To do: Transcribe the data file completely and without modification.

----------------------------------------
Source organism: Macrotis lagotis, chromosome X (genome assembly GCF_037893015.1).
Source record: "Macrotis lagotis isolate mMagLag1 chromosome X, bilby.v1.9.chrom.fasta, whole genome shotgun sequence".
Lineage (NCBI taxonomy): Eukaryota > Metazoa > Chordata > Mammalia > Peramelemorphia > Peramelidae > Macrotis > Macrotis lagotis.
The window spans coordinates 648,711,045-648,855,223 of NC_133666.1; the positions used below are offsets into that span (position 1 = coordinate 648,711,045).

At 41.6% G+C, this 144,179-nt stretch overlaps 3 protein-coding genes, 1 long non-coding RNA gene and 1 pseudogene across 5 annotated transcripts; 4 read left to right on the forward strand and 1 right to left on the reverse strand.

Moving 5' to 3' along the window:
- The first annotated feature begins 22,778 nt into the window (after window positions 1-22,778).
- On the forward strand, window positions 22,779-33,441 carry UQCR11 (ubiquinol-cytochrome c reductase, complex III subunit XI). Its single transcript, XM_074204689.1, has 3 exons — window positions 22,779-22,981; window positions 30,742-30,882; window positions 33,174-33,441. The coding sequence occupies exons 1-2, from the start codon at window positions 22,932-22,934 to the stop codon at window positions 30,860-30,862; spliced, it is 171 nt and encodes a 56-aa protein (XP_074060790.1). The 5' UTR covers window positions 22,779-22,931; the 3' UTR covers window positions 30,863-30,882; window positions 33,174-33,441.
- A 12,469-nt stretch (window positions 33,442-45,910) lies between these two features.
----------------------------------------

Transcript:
Source organism: Macrotis lagotis, chromosome X (genome assembly GCF_037893015.1).
Source record: "Macrotis lagotis isolate mMagLag1 chromosome X, bilby.v1.9.chrom.fasta, whole genome shotgun sequence".
Lineage (NCBI taxonomy): Eukaryota > Metazoa > Chordata > Mammalia > Peramelemorphia > Peramelidae > Macrotis > Macrotis lagotis.
The window spans coordinates 648,711,045-648,855,223 of NC_133666.1; the positions used below are offsets into that span (position 1 = coordinate 648,711,045).

At 41.6% G+C, this 144,179-nt stretch overlaps 3 protein-coding genes, 1 long non-coding RNA gene and 1 pseudogene across 5 annotated transcripts; 4 read left to right on the forward strand and 1 right to left on the reverse strand.

Moving 5' to 3' along the window:
- The first annotated feature begins 22,778 nt into the window (after window positions 1-22,778).
- On the forward strand, window positions 22,779-33,441 carry UQCR11 (ubiquinol-cytochrome c reductase, complex III subunit XI). Its single transcript, XM_074204689.1, has 3 exons — window positions 22,779-22,981; window positions 30,742-30,882; window positions 33,174-33,441. The coding sequence occupies exons 1-2, from the start codon at window positions 22,932-22,934 to the stop codon at window positions 30,860-30,862; spliced, it is 171 nt and encodes a 56-aa protein (XP_074060790.1). The 5' UTR covers window positions 22,779-22,931; the 3' UTR covers window positions 30,863-30,882; window positions 33,174-33,441.
- A 12,469-nt stretch (window positions 33,442-45,910) lies between these two features.